Bank of Mexico hints at tougher measures as it raises rates

Banxico ups inflation expectations while government unveils price-cutting plan
Bank of Mexico

The Bank of Mexico continued its policy tightening, but it said it is willing to deploy tougher measures to bring inflation back to target.

The governing board voted to increase the key policy rate by 50 basis points to 7% on May 12. This is the fourth consecutive 50bp rate hike, and the eight consecutive rate increase overall since June 2021, when interest rates stood at 4%.

Irene Espinosa was the five-member body’s only dissenter, voting instead for a 75bp rate increase. Espinosa is the only board member not appointed by Mexican president Andrés Manuel López Obrador.

The rate rise came eight days after López Obrador’s government unveiled a programme aiming to reduce inflation. The government says it will subsidise energy prices and seek to boost food production.

“The balance of risks for the trajectory of inflation within the forecast horizon remains biased to the upside and continues deteriorating,” says the board’s policy statement. “Given the growing complexity in the environment for inflation and its expectations, taking more forceful measures to attain the inflation target may be considered.”

In April headline inflation increased year on year by almost 7.7%, and core inflation by over 7.2%, according to official data. These are the highest readings since January 2001.

Banxico revised up its March inflation expectations. Now it forecasts headline inflation for the third quarter of 2022 to average 6.4%, up from 5.5%. The projections for the first quarter of 2023 were increased from 4.5% to 5.3%.

The central bank now forecast core inflation will average 5.9% in the fourth quarter of 2022, up from 5.2% in its March projections. In the first quarter of 2023, Banxico estimates core inflation will increase by 4.8%, up from 4.1% in its March projections.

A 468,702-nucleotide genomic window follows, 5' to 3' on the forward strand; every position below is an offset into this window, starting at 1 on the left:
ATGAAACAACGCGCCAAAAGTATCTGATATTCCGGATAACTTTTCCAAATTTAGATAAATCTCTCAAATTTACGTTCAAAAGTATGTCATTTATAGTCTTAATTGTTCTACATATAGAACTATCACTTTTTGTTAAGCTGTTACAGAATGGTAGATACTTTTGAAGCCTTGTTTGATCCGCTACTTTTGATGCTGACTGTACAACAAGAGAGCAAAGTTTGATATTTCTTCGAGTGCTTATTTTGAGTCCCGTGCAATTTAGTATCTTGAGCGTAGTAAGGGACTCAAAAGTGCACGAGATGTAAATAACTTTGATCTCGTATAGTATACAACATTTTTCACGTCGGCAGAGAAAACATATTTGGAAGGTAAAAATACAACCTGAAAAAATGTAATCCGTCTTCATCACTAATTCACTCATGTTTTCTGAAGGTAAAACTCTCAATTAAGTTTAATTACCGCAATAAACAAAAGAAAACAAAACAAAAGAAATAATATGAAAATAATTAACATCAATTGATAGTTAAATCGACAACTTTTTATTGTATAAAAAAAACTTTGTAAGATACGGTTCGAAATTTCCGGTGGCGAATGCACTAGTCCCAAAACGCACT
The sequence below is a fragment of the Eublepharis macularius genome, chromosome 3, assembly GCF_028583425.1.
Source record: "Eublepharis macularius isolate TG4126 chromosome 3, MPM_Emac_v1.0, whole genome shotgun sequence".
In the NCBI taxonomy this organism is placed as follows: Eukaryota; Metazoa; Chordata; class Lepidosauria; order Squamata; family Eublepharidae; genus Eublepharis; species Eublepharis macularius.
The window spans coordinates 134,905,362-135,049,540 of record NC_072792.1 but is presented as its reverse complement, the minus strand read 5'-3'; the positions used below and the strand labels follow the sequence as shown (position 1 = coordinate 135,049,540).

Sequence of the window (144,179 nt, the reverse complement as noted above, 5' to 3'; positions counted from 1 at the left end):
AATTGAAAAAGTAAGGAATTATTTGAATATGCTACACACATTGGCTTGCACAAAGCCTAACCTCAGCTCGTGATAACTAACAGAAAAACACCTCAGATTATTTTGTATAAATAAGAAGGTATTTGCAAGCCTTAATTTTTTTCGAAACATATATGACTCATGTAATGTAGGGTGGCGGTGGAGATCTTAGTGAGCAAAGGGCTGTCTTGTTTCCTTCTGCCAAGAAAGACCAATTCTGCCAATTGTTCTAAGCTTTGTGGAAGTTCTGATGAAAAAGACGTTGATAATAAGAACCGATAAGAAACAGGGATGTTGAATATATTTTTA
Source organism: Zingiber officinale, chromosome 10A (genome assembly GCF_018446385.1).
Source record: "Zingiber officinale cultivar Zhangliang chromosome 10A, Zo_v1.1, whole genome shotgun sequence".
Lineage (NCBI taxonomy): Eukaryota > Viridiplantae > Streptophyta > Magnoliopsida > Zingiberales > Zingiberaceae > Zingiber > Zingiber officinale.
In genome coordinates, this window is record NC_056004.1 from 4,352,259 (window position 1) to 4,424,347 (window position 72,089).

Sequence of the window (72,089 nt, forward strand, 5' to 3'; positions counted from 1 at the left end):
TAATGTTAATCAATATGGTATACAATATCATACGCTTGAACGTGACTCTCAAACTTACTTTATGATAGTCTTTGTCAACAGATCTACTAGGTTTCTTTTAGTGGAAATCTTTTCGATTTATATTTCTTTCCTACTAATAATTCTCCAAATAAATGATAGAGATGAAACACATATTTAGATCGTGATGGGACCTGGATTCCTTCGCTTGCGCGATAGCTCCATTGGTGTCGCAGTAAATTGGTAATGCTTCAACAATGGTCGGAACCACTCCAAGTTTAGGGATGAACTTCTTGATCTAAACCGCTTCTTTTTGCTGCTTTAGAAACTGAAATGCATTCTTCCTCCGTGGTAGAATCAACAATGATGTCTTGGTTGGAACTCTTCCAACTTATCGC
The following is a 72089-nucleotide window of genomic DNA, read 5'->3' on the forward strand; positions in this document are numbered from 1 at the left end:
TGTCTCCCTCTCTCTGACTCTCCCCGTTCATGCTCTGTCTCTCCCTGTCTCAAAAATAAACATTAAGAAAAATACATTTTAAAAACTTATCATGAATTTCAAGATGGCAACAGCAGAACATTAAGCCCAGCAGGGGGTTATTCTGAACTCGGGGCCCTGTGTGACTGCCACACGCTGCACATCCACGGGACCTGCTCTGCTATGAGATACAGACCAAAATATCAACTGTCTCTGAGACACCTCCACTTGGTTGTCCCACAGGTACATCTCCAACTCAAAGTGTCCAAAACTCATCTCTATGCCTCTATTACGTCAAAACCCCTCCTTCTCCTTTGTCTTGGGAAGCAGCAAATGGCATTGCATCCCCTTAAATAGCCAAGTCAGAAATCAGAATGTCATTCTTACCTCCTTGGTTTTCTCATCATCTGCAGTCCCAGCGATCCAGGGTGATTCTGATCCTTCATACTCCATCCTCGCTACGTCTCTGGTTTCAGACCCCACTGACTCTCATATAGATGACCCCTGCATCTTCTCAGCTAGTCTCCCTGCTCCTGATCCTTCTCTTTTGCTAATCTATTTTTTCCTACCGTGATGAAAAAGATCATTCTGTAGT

Nonetheless, the central bank maintains its expectation that inflation will converge to the 3% target in the first quarter of 2024.

The central bank pointed to three main inflation risks: the Covid-19 pandemic’s effects, pressure on agricultural and energy prices due to the Russian invasion of Ukraine, and exchange rate depreciation.

Higher interest rates in the US tend to put downward pressure on the Mexican peso, as investors seek higher returns and safety in US Treasuries. Although the Federal Reserve started increasing rates in March and delivered a 50bp rate increase this month, the peso has so far remained stable.

Inflation plan

Food and fuel prices are two of the main factors boosting inflation in the Mexican economy. In April, food inflation increased by close to 11%, and energy products by almost 6%.

Mexico’s government unveiled a plan on May 4 to contain fuel prices and boost the production of staple products.

The government will subsidise fuel prices, and says it has agreed with business leaders to increase production of corn, rice and beans. The programme will not involve price controls, López Obrador said. These measures will remain in place for six months and could be renewed if deemed necessary.

The plan is “not as interventionist as might have been feared”, says William Jackson, chief emerging markets economist with Capital Economics.

Nonetheless, it remains unclear whether these measures will be effective and to what extent they will contribute to reduce headline inflation.

“While some prominent retailers have signed up, it’s not clear whether they will freeze prices of all the goods in the plan,” says Jackson. Additionally, energy subsidies entail an estimated fiscal cost of 1.4% of GDP. “This won’t make a major dent in the public finances. Mexico’s public debt ratio is one of the few in the region that’s on a broadly stable path. But it’s an inefficient use of public funds,” he adds.

All in all, Jackson thinks the plan should help to reduce inflation. According to his calculations, if it succeeds in stabilising the prices of goods included in the programme, inflation will be around 0.5 percentage points lower by the end of the year than it would have been otherwise.

However, this will not be enough to reverse a challenging inflation outlook. The inflationary cycle the Mexican economy is going through “has a bit further to run in the near term”, says Nikhil Sanghani, emerging markets economist with Capital Economics.

The consultancy forecasts headline inflation is likely to increase slightly more and then stay close to 8% until the end of the second quarter. Afterwards, it will start gradually falling.

The government’s intervention “will help to keep a lid on food and energy prices, and inflation in these categories will soon fall due to base effects”, says Sanghani. “That said, ongoing goods supply shortages and the impact of the re-opening of Mexico’s economy will keep upward pressure on prices more broadly in the coming months.”

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